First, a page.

My first story on the problem of Shopping Carts and how one Orange County city has decided to confront the issue, caught the attention of some concerned citizens in Los Angeles County.
There is no excuse for not enacting laws to confine shopping carts within their locations.
It is negligent, irresponsible for the L.A. City Council to ignore this public hazard!!!
A person named Stan, of Tujunga, started a thread on Sunday, in the online Community The Foothills Forum, a website devoted to dialog about issues and events affecting life in a section of the county north of Los Angeles.
This post, expressing annoyance at a local councilman, links to my report on Westminster, and asks:
IF THEY CAN PASS IT, WHY CAN'T WE?
Well, there have so far been 7 very interesting posts, by 3 people, including Stan, linking to a Burbank study, and a few local city laws.
The most interesting link shared was by someone named Coop who found a list of new laws for 2008, on the website of the California Grocer's Association, that included ones related to Shopping Carts, under Local Business Laws.
New Shopping Cart Laws:
Burbank Shopping Carts
The City of Burbank passed a shopping cart ordinance requiring retailers to install an electronic containment system if the City observes five or more carts off store premises during a 24-hour period.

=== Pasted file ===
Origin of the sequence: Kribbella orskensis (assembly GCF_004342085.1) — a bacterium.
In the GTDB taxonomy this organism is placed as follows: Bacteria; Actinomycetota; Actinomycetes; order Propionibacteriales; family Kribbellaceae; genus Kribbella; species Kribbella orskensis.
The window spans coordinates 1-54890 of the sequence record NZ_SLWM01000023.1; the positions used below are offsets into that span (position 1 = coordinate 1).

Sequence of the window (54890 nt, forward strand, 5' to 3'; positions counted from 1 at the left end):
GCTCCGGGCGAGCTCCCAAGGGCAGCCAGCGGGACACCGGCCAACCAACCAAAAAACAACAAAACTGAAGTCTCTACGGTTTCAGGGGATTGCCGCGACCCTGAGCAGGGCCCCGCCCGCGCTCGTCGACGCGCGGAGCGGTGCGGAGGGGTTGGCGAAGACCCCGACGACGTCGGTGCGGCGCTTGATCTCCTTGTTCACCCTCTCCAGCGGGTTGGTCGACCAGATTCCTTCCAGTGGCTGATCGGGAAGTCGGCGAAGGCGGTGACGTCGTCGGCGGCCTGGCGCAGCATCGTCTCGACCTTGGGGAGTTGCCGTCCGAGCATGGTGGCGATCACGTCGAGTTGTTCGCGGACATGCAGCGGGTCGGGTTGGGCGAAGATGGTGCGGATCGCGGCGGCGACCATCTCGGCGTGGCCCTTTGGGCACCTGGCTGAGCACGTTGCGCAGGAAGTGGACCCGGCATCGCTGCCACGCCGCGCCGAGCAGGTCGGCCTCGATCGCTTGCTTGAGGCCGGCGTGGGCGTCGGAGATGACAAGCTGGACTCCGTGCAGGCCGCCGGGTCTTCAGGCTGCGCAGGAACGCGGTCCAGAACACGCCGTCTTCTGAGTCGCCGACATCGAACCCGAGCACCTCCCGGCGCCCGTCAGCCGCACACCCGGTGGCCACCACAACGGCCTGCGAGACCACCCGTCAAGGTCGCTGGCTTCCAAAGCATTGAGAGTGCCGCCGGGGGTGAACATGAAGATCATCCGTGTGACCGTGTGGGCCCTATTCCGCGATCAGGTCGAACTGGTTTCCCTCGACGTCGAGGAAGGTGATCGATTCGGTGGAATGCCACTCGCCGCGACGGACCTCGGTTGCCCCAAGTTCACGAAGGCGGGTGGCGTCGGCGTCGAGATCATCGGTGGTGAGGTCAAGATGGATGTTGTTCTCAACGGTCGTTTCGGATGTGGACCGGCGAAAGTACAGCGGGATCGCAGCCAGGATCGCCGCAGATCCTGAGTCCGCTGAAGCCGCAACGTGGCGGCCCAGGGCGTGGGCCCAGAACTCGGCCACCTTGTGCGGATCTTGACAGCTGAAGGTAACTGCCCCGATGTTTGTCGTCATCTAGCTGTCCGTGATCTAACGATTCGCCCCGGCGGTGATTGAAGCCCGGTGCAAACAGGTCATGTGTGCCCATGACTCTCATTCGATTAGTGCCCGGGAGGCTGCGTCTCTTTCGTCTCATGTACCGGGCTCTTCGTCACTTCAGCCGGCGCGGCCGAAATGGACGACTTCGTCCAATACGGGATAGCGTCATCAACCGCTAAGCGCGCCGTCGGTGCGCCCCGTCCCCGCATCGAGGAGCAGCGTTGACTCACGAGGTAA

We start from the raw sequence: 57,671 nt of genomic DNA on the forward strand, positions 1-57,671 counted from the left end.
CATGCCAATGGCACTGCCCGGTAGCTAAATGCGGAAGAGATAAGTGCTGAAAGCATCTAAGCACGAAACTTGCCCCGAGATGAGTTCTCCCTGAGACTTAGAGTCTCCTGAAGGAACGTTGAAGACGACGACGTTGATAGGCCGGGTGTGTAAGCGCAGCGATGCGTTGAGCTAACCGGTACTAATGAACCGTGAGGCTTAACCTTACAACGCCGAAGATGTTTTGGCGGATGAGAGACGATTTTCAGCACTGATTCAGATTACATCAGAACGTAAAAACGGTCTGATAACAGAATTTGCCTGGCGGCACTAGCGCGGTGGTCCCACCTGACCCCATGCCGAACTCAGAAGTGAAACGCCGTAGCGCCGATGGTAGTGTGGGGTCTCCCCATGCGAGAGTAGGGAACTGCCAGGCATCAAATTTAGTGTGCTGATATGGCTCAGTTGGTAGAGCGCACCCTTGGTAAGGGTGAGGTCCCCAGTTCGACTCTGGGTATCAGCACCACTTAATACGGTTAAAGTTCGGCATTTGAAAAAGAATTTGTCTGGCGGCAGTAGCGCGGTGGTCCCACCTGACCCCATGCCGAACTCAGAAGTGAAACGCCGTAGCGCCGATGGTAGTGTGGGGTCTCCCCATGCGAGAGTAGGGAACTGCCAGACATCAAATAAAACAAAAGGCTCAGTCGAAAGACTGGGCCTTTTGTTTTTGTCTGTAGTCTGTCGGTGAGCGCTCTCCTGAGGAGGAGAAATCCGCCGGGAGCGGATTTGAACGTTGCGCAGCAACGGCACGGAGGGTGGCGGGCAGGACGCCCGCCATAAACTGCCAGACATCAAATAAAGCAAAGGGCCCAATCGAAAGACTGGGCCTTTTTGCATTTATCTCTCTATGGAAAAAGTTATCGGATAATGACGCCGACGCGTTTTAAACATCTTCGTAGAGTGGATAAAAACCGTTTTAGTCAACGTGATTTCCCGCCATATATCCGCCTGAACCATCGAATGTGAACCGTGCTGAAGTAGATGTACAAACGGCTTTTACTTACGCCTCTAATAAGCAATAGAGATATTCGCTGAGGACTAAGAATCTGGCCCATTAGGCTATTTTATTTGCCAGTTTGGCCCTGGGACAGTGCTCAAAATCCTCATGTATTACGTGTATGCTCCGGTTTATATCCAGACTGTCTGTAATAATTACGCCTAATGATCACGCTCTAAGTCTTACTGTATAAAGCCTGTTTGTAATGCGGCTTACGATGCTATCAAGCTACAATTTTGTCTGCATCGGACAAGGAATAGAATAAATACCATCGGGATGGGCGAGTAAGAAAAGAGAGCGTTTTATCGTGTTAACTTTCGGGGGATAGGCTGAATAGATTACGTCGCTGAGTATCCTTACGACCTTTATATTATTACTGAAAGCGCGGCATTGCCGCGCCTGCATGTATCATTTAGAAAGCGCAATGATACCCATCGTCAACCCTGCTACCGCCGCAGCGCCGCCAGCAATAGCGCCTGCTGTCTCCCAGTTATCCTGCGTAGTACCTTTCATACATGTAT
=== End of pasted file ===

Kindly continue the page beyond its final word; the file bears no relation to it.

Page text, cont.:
Carson Shopping Carts
The City of Carson passed a shopping cart ordinance requiring retailers to submit an “abandoned shopping cart prevention plan” to the City detailing how they intend to address abandoned shopping carts. Additionally, signs identifying the carts must be affixed to the shopping cart and each cart found off store property must be retrieved within 24-hours of notification.
Long Beach Shopping Carts
The City of Long Beach passed amendments strengthening their existing shopping cart ordinance. The amendments allow the city to fine retailers $100 for each shopping cart found off their property. If the city finds more than 10 shopping carts from one store in a 30-day period, the business will face a hearing with city officials to fix the shopping cart problem. If the carts continue to be a problem, retailers could face criminal prosecution.
Ontario Shopping Carts
The City of Ontario passed an ordinance requiring retailers with shopping carts to show proof they have a contract with a retrieval service or a plan to address the issue of abandoned carts.
San Diego Health Department Fee Increase
The City of San Diego Board of Supervisors passed a Department of Environmental Health fee package increase for fiscal years ‘07-‘08 and ‘08-‘09. Fees impacting the grocery industry (which includes such permits as health department inspections and rescore inspections) will be increased approximately 3% each year.
Ventura County Health Department Fee Increase
Ventura County passed a 5.3% increase on health permit fees issued by the Department of Environmental Health. The new fee structure became effective on July 1, 2007.
Very interesting stuff, and I look forward to following this thread if more folks toss in their 2 cents.
I wonder what the laws are in the rest of the OC?